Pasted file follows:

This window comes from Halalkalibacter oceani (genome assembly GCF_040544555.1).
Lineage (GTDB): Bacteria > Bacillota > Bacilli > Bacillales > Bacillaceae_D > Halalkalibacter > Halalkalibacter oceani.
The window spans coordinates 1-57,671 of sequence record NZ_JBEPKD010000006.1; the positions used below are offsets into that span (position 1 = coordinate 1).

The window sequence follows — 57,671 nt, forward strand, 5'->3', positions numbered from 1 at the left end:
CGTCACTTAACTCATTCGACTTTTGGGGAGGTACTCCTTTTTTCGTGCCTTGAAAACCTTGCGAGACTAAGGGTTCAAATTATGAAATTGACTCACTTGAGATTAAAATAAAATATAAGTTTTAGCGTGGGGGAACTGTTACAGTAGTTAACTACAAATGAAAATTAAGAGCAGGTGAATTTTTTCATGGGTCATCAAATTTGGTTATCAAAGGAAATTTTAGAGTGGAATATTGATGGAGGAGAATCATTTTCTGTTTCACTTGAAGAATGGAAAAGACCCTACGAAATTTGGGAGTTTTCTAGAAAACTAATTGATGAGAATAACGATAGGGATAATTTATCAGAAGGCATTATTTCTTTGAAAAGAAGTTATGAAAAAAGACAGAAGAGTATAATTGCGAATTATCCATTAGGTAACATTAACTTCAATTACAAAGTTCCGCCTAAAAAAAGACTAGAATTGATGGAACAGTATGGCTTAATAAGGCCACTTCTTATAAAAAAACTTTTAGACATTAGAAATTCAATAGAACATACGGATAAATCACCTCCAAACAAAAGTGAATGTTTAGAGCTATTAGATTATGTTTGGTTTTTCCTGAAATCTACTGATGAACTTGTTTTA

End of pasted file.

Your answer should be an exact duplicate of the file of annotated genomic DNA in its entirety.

This window comes from Halalkalibacter oceani (genome assembly GCF_040544555.1).
Lineage (GTDB): Bacteria > Bacillota > Bacilli > Bacillales > Bacillaceae_D > Halalkalibacter > Halalkalibacter oceani.
The window spans coordinates 1-57,671 of sequence record NZ_JBEPKD010000006.1; the positions used below are offsets into that span (position 1 = coordinate 1).

The window sequence follows — 57,671 nt, forward strand, 5'->3', positions numbered from 1 at the left end:
CGTCACTTAACTCATTCGACTTTTGGGGAGGTACTCCTTTTTTCGTGCCTTGAAAACCTTGCGAGACTAAGGGTTCAAATTATGAAATTGACTCACTTGAGATTAAAATAAAATATAAGTTTTAGCGTGGGGGAACTGTTACAGTAGTTAACTACAAATGAAAATTAAGAGCAGGTGAATTTTTTCATGGGTCATCAAATTTGGTTATCAAAGGAAATTTTAGAGTGGAATATTGATGGAGGAGAATCATTTTCTGTTTCACTTGAAGAATGGAAAAGACCCTACGAAATTTGGGAGTTTTCTAGAAAACTAATTGATGAGAATAACGATAGGGATAATTTATCAGAAGGCATTATTTCTTTGAAAAGAAGTTATGAAAAAAGACAGAAGAGTATAATTGCGAATTATCCATTAGGTAACATTAACTTCAATTACAAAGTTCCGCCTAAAAAAAGACTAGAATTGATGGAACAGTATGGCTTAATAAGGCCACTTCTTATAAAAAAACTTTTAGACATTAGAAATTCAATAGAACATACGGATAAATCACCTCCAAACAAAAGTGAATGTTTAGAGCTATTAGATTATGTTTGGTTTTTCCTGAAATCTACTGATGAACTTGTTTTA